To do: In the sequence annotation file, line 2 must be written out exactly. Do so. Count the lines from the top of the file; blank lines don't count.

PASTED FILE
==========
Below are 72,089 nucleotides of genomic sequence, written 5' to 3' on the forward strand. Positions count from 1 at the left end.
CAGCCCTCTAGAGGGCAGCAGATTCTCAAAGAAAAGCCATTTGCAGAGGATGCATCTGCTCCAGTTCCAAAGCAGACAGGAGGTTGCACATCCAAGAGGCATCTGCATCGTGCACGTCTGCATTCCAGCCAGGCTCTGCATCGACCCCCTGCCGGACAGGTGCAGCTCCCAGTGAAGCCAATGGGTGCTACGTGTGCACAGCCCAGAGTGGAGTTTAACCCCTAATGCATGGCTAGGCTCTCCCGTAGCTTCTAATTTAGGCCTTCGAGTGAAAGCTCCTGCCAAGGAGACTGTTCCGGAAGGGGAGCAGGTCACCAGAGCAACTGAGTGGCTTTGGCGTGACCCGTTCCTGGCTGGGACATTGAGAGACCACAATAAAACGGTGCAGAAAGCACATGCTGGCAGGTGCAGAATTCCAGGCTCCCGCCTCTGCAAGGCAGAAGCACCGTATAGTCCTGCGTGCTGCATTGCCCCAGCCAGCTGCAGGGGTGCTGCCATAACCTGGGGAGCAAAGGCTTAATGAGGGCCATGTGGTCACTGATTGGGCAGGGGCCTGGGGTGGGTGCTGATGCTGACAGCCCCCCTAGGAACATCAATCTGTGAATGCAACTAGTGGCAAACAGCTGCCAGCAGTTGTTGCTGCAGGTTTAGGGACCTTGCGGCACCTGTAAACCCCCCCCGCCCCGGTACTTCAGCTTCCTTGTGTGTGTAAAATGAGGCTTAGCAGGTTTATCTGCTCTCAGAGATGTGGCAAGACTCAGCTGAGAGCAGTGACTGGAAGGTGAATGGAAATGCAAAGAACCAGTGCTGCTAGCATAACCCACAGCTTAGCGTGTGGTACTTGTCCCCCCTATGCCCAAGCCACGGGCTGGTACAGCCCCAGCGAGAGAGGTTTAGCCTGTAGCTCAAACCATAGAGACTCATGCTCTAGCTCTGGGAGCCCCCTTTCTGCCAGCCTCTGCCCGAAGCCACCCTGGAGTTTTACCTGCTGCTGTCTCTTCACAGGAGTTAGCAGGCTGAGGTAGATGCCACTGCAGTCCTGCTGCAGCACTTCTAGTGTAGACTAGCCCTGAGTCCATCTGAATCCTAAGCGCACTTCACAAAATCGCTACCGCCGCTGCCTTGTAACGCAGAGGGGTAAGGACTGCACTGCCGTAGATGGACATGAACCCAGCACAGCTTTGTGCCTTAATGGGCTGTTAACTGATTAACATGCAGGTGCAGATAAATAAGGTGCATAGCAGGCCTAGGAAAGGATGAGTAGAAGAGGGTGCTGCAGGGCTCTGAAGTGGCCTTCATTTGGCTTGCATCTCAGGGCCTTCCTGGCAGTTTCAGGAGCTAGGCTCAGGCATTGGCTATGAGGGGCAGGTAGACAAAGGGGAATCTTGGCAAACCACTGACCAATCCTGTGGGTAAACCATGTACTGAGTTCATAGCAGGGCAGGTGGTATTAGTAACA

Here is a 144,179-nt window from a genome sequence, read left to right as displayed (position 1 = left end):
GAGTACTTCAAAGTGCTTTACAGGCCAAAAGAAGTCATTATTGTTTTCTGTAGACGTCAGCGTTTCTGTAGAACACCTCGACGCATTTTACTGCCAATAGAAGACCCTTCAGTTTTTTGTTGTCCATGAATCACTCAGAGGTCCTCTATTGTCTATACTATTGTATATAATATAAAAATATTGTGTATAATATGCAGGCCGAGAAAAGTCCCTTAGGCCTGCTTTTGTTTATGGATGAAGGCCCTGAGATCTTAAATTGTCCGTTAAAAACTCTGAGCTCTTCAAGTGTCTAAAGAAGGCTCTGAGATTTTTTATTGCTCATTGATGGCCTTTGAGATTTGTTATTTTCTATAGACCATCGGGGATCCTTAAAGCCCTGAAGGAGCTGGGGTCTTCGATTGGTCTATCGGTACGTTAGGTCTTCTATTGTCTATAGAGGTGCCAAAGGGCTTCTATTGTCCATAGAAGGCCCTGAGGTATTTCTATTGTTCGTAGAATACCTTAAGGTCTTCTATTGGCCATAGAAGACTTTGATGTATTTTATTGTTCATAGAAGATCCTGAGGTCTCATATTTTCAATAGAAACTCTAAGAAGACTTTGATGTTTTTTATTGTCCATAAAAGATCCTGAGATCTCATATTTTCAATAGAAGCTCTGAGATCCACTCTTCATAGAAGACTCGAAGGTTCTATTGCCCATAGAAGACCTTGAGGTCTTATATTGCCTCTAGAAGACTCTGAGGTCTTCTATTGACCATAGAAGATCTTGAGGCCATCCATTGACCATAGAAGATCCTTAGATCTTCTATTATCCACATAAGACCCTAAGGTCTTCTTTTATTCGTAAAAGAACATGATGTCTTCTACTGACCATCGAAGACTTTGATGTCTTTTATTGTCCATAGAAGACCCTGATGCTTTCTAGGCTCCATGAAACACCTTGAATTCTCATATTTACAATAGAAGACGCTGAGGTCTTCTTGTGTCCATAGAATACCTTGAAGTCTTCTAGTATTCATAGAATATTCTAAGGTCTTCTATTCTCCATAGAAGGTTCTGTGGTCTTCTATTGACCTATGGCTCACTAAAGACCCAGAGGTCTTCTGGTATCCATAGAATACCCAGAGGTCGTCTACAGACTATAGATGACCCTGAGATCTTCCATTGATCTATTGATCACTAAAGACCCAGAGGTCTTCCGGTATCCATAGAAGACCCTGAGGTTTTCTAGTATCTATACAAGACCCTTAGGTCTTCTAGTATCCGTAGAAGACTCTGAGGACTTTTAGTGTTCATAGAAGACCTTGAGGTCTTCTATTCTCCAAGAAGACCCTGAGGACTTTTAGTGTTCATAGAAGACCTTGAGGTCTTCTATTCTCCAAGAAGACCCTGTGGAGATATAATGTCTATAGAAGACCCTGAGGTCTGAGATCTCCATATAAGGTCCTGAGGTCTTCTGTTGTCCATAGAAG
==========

CAGCCCTCTAGAGGGCAGCAGATTCTCAAAGAAAAGCCATTTGCAGAGGATGCATCTGCTCCAGTTCCAAAGCAGACAGGAGGTTGCACATCCAAGAGGCATCTGCATCGTGCACGTCTGCATTCCAGCCAGGCTCTGCATCGACCCCCTGCCGGACAGGTGCAGCTCCCAGTGAAGCCAATGGGTGCTACGTGTGCACAGCCCAGAGTGGAGTTTAACCCCTAATGCATGGCTAGGCTCTCCCGTAGCTTCTAATTTAGGCCTTCGAGTGAAAGCTCCTGCCAAGGAGACTGTTCCGGAAGGGGAGCAGGTCACCAGAGCAACTGAGTGGCTTTGGCGTGACCCGTTCCTGGCTGGGACATTGAGAGACCACAATAAAACGGTGCAGAAAGCACATGCTGGCAGGTGCAGAATTCCAGGCTCCCGCCTCTGCAAGGCAGAAGCACCGTATAGTCCTGCGTGCTGCATTGCCCCAGCCAGCTGCAGGGGTGCTGCCATAACCTGGGGAGCAAAGGCTTAATGAGGGCCATGTGGTCACTGATTGGGCAGGGGCCTGGGGTGGGTGCTGATGCTGACAGCCCCCCTAGGAACATCAATCTGTGAATGCAACTAGTGGCAAACAGCTGCCAGCAGTTGTTGCTGCAGGTTTAGGGACCTTGCGGCACCTGTAAACCCCCCCCGCCCCGGTACTTCAGCTTCCTTGTGTGTGTAAAATGAGGCTTAGCAGGTTTATCTGCTCTCAGAGATGTGGCAAGACTCAGCTGAGAGCAGTGACTGGAAGGTGAATGGAAATGCAAAGAACCAGTGCTGCTAGCATAACCCACAGCTTAGCGTGTGGTACTTGTCCCCCCTATGCCCAAGCCACGGGCTGGTACAGCCCCAGCGAGAGAGGTTTAGCCTGTAGCTCAAACCATAGAGACTCATGCTCTAGCTCTGGGAGCCCCCTTTCTGCCAGCCTCTGCCCGAAGCCACCCTGGAGTTTTACCTGCTGCTGTCTCTTCACAGGAGTTAGCAGGCTGAGGTAGATGCCACTGCAGTCCTGCTGCAGCACTTCTAGTGTAGACTAGCCCTGAGTCCATCTGAATCCTAAGCGCACTTCACAAAATCGCTACCGCCGCTGCCTTGTAACGCAGAGGGGTAAGGACTGCACTGCCGTAGATGGACATGAACCCAGCACAGCTTTGTGCCTTAATGGGCTGTTAACTGATTAACATGCAGGTGCAGATAAATAAGGTGCATAGCAGGCCTAGGAAAGGATGAGTAGAAGAGGGTGCTGCAGGGCTCTGAAGTGGCCTTCATTTGGCTTGCATCTCAGGGCCTTCCTGGCAGTTTCAGGAGCTAGGCTCAGGCATTGGCTATGAGGGGCAGGTAGACAAAGGGGAATCTTGGCAAACCACTGACCAATCCTGTGGGTAAACCATGTACTGAGTTCATAGCAGGGCAGGTGGTATTAGTAACA